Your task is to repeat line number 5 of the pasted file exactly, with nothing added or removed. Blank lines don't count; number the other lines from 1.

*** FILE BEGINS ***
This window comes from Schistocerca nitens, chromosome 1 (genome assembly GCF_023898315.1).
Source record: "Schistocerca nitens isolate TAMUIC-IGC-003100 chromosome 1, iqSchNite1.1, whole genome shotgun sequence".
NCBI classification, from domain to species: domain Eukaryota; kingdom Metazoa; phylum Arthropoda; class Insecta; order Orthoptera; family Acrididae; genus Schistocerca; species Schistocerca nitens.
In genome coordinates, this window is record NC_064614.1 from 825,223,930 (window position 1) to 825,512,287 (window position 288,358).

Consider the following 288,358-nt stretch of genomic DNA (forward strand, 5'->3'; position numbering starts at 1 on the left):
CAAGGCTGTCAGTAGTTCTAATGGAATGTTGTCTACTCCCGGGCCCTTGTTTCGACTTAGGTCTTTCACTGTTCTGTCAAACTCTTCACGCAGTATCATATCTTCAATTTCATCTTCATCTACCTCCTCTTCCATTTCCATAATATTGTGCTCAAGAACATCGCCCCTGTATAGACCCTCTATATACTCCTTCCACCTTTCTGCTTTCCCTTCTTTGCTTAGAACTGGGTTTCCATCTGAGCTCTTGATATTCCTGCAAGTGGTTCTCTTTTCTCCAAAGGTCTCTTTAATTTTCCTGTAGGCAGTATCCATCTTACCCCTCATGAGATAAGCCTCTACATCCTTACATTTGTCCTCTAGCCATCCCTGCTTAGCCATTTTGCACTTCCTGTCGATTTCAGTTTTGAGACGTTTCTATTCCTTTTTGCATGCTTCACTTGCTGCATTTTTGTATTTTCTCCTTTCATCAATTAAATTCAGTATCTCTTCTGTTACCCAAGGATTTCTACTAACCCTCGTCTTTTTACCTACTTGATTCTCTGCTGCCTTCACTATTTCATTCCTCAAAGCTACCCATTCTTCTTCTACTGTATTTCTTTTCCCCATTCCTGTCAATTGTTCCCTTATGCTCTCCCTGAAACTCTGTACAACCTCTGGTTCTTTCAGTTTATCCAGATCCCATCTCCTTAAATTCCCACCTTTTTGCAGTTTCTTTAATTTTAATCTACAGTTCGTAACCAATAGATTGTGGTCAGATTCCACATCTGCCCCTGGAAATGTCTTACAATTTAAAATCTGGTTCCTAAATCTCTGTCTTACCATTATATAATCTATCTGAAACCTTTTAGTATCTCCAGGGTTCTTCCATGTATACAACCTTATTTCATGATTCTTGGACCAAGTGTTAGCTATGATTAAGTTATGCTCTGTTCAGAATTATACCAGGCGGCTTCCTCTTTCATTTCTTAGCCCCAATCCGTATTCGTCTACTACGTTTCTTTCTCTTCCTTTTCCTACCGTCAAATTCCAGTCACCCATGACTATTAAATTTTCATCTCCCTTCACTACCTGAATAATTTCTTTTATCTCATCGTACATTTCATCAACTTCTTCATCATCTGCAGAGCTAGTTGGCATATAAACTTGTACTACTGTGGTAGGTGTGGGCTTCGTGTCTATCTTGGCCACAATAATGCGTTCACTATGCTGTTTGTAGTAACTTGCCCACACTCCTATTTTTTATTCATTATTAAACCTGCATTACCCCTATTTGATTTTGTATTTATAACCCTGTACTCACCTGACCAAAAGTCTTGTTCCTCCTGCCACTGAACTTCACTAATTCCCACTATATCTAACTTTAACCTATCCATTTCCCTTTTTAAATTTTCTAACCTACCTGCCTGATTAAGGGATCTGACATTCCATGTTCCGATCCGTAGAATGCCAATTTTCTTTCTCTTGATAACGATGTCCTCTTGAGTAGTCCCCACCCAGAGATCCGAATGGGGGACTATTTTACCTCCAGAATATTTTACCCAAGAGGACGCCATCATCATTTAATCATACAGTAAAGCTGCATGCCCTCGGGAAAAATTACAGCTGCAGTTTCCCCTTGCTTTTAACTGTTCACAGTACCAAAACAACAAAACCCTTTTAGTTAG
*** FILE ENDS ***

Consider the following 288,358-nt stretch of genomic DNA (forward strand, 5'->3'; position numbering starts at 1 on the left):